State of Play (2009)

State of Play (2009)

With a great screenplay, direction, and acting, State of Play is an entertaining political thriller that easily measures up to the likes of All the President’s Men.


State of Play follows Cal McCaffrey (Russell Crowe), a seasoned Washington Globe reporter, who discovers a connection between the cases of the murders of a drug addict and pizza delivery man on the street and the suicide of a woman on the subway. The woman, Sonia Baker, worked as a researcher under Congressman Stephen Collins (Ben Affleck). At the PointCorp court hearing, Collins tells the media and people in attendance that she died, accidentally revealing tears of sadness in the progress. Consequently, the media starts blasting headlines, claiming Sonia Baker to be his ex-mistress. With a group of reporters camped out in front of his place, Collins turns to his college roommate/old friend Cal McCaffrey to allow him to stay a couple of nights at his place to avoid the paparazzi. McCaffrey—who is close to Stephen and his wife Anne (Robin Wright)—invites Stephen with open arms, and he apologizes for past mistakes. A little later, Stephen admits to McCaffrey that Sonia didn’t commit suicide and shows him proof that she wasn’t the cause of her death. Determined to find the truth and protect Stephen, McCaffrey recruits inexperienced reporter Della to investigate the company known as PointCorp—which is the same company Stephen Collins is investigating. But, as McCaffrey and Della will soon realize that this whole conspiracy is more complicated than they possibly imagined.

Director Kevin Macdonald (The Last King of Scotland) helms State of Play with skill and precision. Macdonald keeps the scenes tight, allowing the film to move at a brisk pace. Consequently, no scene in the film drags, thus, keeping viewers engaged throughout the film.


Script-wise, Matthew Michael Carnahan, Tony Gilroy, and Billy Ray craft a well-written screenplay. State of Play is filled with poignant drama, suspense, and believable character dynamics. In terms of drama, the film mirrors the post-2008 financial crisis where newspapers left and right were struggling to keep their doors open.  In terms of suspense, the element is spread out nicely throughout the film, perfectly balancing out the dramatic elements. Perhaps the most rewarding aspects of the film are the character dynamics between the reporters. Cal McCaffrey believes in taking the necessary amount of time to find the truth behind the conspiracy, while Cameron (Helen Mirren), a newspaper editor who receives pressure from the Globe’s owners to sell more newspapers, wants to rush the story, so the Globe can profit from it. Because of the all the elements placed in State of Play, the film engages viewers, providing one of the most interesting political thrillers ever.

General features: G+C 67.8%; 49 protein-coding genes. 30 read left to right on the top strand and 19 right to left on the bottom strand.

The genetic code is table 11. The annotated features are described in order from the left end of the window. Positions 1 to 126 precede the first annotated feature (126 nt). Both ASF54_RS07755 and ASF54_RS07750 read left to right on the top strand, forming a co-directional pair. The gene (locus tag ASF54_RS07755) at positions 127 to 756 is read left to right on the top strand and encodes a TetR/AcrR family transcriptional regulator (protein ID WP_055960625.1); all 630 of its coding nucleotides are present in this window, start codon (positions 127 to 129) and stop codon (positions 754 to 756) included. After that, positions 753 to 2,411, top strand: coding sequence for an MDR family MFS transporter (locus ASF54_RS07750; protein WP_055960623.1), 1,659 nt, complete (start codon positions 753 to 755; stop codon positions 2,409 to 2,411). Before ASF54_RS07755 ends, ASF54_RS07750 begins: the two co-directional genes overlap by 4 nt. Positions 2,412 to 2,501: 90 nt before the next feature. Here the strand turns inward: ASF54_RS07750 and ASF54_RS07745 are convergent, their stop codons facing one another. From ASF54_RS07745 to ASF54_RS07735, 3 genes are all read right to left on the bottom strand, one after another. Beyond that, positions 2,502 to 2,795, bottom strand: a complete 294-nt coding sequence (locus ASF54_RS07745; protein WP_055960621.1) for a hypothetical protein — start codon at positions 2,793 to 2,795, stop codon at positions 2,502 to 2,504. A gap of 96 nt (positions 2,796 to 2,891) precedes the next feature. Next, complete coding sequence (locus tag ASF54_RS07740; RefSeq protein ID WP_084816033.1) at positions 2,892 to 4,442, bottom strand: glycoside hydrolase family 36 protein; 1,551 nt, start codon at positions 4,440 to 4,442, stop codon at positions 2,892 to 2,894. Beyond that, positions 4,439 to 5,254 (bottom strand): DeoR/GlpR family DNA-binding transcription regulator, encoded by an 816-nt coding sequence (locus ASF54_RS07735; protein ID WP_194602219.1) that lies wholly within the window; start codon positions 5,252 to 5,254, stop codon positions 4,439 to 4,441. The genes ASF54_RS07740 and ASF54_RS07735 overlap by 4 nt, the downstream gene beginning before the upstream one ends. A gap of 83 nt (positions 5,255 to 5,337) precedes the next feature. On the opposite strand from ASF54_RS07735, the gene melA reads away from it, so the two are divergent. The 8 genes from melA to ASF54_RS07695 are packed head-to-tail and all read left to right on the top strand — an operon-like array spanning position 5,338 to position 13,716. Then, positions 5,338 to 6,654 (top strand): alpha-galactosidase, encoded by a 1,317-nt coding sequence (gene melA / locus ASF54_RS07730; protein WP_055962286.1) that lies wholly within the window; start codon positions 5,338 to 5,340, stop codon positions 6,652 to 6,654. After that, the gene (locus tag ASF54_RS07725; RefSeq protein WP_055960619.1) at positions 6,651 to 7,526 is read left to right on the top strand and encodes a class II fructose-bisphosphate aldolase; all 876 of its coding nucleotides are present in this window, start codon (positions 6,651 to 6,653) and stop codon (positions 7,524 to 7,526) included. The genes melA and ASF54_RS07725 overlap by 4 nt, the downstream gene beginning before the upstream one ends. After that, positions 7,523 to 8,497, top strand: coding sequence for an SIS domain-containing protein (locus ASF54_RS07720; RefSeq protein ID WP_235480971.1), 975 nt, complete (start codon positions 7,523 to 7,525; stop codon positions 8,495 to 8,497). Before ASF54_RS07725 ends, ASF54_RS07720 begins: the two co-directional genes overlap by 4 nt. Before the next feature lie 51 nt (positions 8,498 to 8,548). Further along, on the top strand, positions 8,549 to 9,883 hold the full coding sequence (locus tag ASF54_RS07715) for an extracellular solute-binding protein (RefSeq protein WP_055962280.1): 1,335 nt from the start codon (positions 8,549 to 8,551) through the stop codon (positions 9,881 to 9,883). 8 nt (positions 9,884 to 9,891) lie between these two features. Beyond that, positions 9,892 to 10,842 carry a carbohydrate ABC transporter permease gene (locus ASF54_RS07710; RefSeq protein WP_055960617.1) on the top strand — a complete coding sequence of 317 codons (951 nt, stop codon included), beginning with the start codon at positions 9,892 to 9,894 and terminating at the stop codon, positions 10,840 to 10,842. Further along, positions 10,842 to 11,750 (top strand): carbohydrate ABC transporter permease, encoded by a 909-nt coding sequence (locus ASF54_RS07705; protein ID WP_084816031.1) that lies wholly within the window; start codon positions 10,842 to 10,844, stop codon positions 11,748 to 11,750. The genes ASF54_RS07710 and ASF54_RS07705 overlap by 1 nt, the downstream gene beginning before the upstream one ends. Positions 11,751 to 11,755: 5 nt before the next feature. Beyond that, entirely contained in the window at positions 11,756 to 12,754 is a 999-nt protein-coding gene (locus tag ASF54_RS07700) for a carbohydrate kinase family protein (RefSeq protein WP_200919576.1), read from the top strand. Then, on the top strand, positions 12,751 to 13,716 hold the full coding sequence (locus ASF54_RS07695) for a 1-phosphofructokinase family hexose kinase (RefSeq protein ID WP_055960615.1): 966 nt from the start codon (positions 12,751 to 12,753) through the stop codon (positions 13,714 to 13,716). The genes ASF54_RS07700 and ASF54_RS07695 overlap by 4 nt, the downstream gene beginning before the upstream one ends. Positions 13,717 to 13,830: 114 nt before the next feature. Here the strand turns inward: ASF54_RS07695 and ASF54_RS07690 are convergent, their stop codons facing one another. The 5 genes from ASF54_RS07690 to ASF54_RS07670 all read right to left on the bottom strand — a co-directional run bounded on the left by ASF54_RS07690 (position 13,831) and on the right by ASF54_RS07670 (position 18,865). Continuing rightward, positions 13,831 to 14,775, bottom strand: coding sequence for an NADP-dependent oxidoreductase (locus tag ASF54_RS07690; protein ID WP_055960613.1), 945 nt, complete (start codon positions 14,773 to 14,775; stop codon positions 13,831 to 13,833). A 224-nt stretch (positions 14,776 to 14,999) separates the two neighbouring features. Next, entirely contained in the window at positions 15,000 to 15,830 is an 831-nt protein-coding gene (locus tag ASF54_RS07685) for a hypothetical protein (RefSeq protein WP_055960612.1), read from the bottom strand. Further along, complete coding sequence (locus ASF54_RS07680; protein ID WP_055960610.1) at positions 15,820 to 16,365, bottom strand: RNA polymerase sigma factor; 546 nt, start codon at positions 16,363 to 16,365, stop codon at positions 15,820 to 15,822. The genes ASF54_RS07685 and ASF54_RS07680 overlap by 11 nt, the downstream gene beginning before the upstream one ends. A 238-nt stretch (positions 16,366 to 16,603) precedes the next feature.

State of Play boasts a talented cast of actors. Crowe, who is known from movies Gladiator (2000) and A Beautiful Mind (2001), delivers a good performance as Cal McCaffrey. As Cal, Crowe displays subtle charisma and intelligence to obtain all the necessary clues to solve the conspiracy. Because of his amazing work in the film, this is considered one of his underrated performances. Rachel McAdams provides a solid performance. As Della, McAdams manages to evoke intelligence and raw determination, giving viewers reasons to believe that she is not only beautiful, but also smart and resourceful. Ben Affleck makes a turnaround in his career by delivering a good performance as Stephen Collins. Before State of Play, Affleck starred in movies Gigli (2003) and Daredevil (2003) and later received negative criticism for his performances in the films. Despite these criticized roles, Affleck rises to the challenge and proves that he’s a good actor. As Collins, Affleck exudes determination to put an end to PointCorp and to find the truth behind Sonia’s death. Supporting actors Robin Wright, Helen Mirren, Jason Bateman, and Jeff Daniels all deliver good performances on the same level as Crowe, McAdams, and Affleck. As a result, State of Play is a well-acted thriller with good actors beautifully portraying the characters, respectively.

With a great screenplay, direction, and acting, State of Play is an entertaining political thriller that easily measures up to the likes of All the President’s Men.

Rating: 5 out of 5


Images from:

  1. First image:
  2. Second image: Fanpop
  3. Third image: Collider

Leave a Reply

Fill in your details below or click an icon to log in: Logo

You are commenting using your account. Log Out /  Change )

Google+ photo

You are commenting using your Google+ account. Log Out /  Change )

Twitter picture

You are commenting using your Twitter account. Log Out /  Change )

Facebook photo

You are commenting using your Facebook account. Log Out /  Change )


Connecting to %s